Interoperability Should be Aerial Firefighting Industry Target, Says DynCorp International LLC
DynCorp International has been serving the California Department of Forestry and Fire Protection - routinely referred to by the more catch name of "Cal Fire" - since 2001. The experience covers the full range of maintenance tasks of the entire fleet, with around 100 engineers supporting the fleet. The company also provides pilots for the fixed wing aircraft, while the state retains the role of hiring helicopter pilots.
The front-line firefighting fleet is headed by 23 Grumman S-2 Trackers which were converted to the firefighting role by Marsh Aviation. Additionally, there are 12 Bell UH-1 Huey helicopters, which have greater manoeuvrability, and are fitted with either a belly mounted tank or a hook from which to carry a fire bucket.
Cal Fire also flies 15 OV-10 Bronco aircraft which have both a command-and-control and a data gathering role. Onboard systems provide ground-based units with accurate GIS (Geographic Information System) data from which decisions are made on deployment of ground and air assets based on the front line of the fire, weather reports and forecasts, threat level of what is in the path of the wildfire and so on.
There are a handful of other aircraft involved including two Beech 200s, while DynCorp International use a fleet of six Cessna light aircraft to move flight and maintenance crews between bases as needed. Across the length of California are 10 fixed wing bases, 9 dedicated helicopter bases and two further bases from where both fixed and rotary wing aircraft operate. Deep maintenance is performed at Sacramento McClellan Airport and includes the full range of modification and depot-level work. To exemplify the range of abilities, March 2018 saw the arrival on the flight line of a Grumman S-2 Tracker after desert storage for 41 years and an upgrade project which was completed in just 22 months. The work included a significant amount of repair, corrosion proofing and modification.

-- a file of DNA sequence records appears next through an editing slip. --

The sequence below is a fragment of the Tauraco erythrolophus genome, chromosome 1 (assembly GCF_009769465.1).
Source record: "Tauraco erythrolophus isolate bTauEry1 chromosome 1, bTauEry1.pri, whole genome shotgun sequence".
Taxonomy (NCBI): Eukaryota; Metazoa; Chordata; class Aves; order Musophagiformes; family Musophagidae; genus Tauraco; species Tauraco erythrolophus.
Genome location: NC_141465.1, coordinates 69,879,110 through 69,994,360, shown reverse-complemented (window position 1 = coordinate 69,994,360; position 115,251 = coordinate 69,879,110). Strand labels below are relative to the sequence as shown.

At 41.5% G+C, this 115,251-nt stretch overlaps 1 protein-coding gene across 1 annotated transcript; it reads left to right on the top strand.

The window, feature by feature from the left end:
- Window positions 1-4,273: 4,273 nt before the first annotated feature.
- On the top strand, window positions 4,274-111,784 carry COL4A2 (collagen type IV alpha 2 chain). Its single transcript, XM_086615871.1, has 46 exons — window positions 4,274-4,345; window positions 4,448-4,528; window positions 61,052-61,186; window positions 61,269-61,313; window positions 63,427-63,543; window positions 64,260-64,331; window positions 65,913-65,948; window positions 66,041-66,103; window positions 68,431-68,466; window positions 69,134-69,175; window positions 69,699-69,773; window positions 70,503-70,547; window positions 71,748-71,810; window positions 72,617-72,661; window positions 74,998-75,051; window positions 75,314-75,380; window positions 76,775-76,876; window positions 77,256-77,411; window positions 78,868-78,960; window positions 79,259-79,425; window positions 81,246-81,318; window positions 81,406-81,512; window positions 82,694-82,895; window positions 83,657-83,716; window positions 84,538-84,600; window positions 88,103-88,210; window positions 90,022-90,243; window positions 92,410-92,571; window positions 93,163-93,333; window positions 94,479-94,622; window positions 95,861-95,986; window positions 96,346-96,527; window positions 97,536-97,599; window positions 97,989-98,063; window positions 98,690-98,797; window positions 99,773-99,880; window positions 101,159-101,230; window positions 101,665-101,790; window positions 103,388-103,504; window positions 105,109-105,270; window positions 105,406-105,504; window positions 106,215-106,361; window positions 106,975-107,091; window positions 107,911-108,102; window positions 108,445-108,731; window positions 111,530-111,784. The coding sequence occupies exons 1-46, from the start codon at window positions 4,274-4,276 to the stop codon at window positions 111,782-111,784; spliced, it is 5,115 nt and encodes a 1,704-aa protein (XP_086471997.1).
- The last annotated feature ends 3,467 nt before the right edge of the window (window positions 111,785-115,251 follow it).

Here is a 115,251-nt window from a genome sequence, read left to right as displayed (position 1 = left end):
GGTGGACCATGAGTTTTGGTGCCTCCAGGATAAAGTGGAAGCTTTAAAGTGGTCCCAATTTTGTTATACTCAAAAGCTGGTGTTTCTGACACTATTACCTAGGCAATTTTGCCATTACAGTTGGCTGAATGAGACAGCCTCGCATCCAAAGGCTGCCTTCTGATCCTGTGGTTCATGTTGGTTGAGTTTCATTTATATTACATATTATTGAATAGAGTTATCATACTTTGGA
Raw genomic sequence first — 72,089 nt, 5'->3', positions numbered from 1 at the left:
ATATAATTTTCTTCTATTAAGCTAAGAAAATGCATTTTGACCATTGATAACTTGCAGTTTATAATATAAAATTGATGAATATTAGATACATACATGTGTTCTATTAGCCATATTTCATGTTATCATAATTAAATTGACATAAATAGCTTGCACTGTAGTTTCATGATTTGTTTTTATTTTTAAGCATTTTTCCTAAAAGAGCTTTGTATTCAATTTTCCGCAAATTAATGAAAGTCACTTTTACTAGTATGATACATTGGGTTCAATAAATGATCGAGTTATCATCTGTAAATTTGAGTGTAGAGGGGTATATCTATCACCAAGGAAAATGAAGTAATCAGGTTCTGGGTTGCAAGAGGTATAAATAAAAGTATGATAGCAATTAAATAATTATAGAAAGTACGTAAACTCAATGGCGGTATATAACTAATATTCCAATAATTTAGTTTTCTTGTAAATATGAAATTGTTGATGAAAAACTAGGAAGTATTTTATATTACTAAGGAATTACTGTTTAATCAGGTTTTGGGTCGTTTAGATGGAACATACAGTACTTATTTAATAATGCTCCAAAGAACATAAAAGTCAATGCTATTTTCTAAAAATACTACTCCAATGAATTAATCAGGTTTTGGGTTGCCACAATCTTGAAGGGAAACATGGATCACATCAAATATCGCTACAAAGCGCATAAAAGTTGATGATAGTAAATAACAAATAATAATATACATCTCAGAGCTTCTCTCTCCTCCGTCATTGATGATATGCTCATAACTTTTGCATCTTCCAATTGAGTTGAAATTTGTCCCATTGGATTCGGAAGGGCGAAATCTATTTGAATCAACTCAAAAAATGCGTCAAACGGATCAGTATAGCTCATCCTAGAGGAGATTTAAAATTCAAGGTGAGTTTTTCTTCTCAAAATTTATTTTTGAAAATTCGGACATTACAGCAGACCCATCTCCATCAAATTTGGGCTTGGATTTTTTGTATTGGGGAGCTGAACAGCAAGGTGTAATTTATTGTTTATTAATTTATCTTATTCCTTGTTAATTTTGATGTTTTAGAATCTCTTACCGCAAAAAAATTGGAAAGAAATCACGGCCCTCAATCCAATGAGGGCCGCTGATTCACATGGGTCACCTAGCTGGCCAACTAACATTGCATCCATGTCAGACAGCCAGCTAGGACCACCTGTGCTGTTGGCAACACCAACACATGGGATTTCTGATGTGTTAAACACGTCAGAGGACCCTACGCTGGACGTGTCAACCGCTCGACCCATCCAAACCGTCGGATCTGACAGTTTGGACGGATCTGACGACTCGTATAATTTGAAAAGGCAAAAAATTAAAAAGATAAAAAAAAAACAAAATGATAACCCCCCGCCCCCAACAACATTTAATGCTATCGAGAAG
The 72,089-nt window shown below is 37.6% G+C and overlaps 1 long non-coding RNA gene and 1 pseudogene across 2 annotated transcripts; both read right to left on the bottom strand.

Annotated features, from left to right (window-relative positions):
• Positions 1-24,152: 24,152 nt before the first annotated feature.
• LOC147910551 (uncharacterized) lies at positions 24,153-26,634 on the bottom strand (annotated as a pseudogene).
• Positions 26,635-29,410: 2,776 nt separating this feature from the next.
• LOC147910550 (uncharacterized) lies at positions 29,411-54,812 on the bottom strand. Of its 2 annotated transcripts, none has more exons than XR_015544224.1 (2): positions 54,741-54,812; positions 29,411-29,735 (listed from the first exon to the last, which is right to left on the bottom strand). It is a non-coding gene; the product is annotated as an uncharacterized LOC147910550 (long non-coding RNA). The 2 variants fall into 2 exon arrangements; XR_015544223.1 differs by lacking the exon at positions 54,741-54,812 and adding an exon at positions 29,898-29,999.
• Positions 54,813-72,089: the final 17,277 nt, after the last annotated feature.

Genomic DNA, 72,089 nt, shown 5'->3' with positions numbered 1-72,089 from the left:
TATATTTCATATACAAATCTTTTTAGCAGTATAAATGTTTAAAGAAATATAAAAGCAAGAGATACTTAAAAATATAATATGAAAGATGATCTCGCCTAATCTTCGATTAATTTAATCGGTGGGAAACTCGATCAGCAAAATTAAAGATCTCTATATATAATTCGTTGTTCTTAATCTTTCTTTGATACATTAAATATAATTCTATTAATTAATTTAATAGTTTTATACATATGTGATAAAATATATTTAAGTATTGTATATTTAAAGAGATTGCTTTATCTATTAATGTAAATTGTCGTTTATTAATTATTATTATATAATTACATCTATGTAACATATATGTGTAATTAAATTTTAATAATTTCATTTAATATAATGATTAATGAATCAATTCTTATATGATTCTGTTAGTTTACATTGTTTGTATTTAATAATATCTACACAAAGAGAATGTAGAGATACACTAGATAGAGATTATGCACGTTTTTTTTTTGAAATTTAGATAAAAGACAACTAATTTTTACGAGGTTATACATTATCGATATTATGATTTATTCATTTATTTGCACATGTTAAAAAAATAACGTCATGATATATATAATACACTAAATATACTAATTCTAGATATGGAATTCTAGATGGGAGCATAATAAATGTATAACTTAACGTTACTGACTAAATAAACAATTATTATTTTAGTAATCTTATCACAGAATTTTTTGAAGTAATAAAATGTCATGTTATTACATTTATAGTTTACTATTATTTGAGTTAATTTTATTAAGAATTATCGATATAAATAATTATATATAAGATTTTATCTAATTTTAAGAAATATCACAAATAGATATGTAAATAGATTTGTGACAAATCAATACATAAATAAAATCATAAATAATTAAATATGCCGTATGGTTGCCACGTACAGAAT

As DynCorp International returns to Aerial Firefighting Europe 2019, their focus is on ensuring the company keeps on the cutting edge of this industry. While challenges across the aviation industry include subjects such as pilot shortages, there are plenty of opportunities too. Jeff Cavarra of DynCorp International, program director of the Cal Fire aviation program, is eager to make sure advances in technology are leveraged and incorporated into the aerial firefighting role. He would also like to see equipment and flight crews to operate better in conjunction with each other to maximise effectiveness: “As the costs to fight fires continues to grow and the aerial assets continue to be stretched thin, it seems that there needs to be more interoperability so that firefighting agencies and the firefighters themselves know what they are getting from an aerial asset. Same language, same terminology, same training standards.”
Looking at the possibility of using drones, the benefits of professionally-operated, medium and high-altitude drones, but highlighted the safety issues presented by the hobby drone community. If operating above the fire traffic area, the technical advantages of long loiter and real-time thermal and imagery updates can, and have made a significant difference. However, these attributes must be weighed against the aerial firefighting community’s safety concerns with the general public flying hobby drones close to wildfires.
The future for DynCorp International is very positive. Cal Fire will introduce the first of 12 Sikorsky UH-60 Black Hawks to the fleet in May 2019, and this type will gradually supercede the UH-1 Huey as the primary helicopter in the fleet. In December 2018, the United States Coast Guard awarded DynCorp International the Progressive Structural Inspection (PSI) and Depot Level Maintenance (DLM) contract for C-130H and C-130J aircraft.
Firefighting at night is outside the current abilities of Cal Fire. Cavarra told Tangent Link that he expects the Black Hawks will have night vision capability, which will bring a new dimension to wildfire control in California.
Written by Jeremy Parkin
For Tangent Link Ltd